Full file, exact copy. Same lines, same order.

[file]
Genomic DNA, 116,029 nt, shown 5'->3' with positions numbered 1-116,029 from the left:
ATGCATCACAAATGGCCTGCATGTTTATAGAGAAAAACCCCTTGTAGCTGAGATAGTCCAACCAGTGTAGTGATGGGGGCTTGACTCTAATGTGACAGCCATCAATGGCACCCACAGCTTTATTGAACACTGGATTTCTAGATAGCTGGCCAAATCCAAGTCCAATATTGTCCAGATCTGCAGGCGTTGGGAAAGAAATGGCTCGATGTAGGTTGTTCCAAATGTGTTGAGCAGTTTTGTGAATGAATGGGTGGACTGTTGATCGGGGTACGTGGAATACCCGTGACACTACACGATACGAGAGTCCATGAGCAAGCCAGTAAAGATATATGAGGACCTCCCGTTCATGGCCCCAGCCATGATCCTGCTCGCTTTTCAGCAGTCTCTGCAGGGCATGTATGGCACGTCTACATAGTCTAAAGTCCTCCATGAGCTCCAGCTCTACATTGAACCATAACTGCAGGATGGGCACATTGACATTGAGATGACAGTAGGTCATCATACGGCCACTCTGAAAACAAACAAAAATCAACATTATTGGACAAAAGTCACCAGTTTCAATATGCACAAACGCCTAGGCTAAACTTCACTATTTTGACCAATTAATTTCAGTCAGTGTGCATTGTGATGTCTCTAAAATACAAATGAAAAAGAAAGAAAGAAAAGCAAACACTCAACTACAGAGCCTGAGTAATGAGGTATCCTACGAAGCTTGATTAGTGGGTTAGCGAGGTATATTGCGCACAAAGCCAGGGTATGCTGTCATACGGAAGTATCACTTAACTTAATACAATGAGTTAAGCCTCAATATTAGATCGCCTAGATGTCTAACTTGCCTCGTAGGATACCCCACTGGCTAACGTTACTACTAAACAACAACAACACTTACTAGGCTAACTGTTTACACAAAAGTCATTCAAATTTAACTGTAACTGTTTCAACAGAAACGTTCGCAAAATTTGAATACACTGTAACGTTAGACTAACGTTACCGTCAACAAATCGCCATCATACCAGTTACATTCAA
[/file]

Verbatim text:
Genomic DNA, 116,029 nt, shown 5'->3' with positions numbered 1-116,029 from the left:
ATGCATCACAAATGGCCTGCATGTTTATAGAGAAAAACCCCTTGTAGCTGAGATAGTCCAACCAGTGTAGTGATGGGGGCTTGACTCTAATGTGACAGCCATCAATGGCACCCACAGCTTTATTGAACACTGGATTTCTAGATAGCTGGCCAAATCCAAGTCCAATATTGTCCAGATCTGCAGGCGTTGGGAAAGAAATGGCTCGATGTAGGTTGTTCCAAATGTGTTGAGCAGTTTTGTGAATGAATGGGTGGACTGTTGATCGGGGTACGTGGAATACCCGTGACACTACACGATACGAGAGTCCATGAGCAAGCCAGTAAAGATATATGAGGACCTCCCGTTCATGGCCCCAGCCATGATCCTGCTCGCTTTTCAGCAGTCTCTGCAGGGCATGTATGGCACGTCTACATAGTCTAAAGTCCTCCATGAGCTCCAGCTCTACATTGAACCATAACTGCAGGATGGGCACATTGACATTGAGATGACAGTAGGTCATCATACGGCCACTCTGAAAACAAACAAAAATCAACATTATTGGACAAAAGTCACCAGTTTCAATATGCACAAACGCCTAGGCTAAACTTCACTATTTTGACCAATTAATTTCAGTCAGTGTGCATTGTGATGTCTCTAAAATACAAATGAAAAAGAAAGAAAGAAAAGCAAACACTCAACTACAGAGCCTGAGTAATGAGGTATCCTACGAAGCTTGATTAGTGGGTTAGCGAGGTATATTGCGCACAAAGCCAGGGTATGCTGTCATACGGAAGTATCACTTAACTTAATACAATGAGTTAAGCCTCAATATTAGATCGCCTAGATGTCTAACTTGCCTCGTAGGATACCCCACTGGCTAACGTTACTACTAAACAACAACAACACTTACTAGGCTAACTGTTTACACAAAAGTCATTCAAATTTAACTGTAACTGTTTCAACAGAAACGTTCGCAAAATTTGAATACACTGTAACGTTAGACTAACGTTACCGTCAACAAATCGCCATCATACCAGTTACATTCAA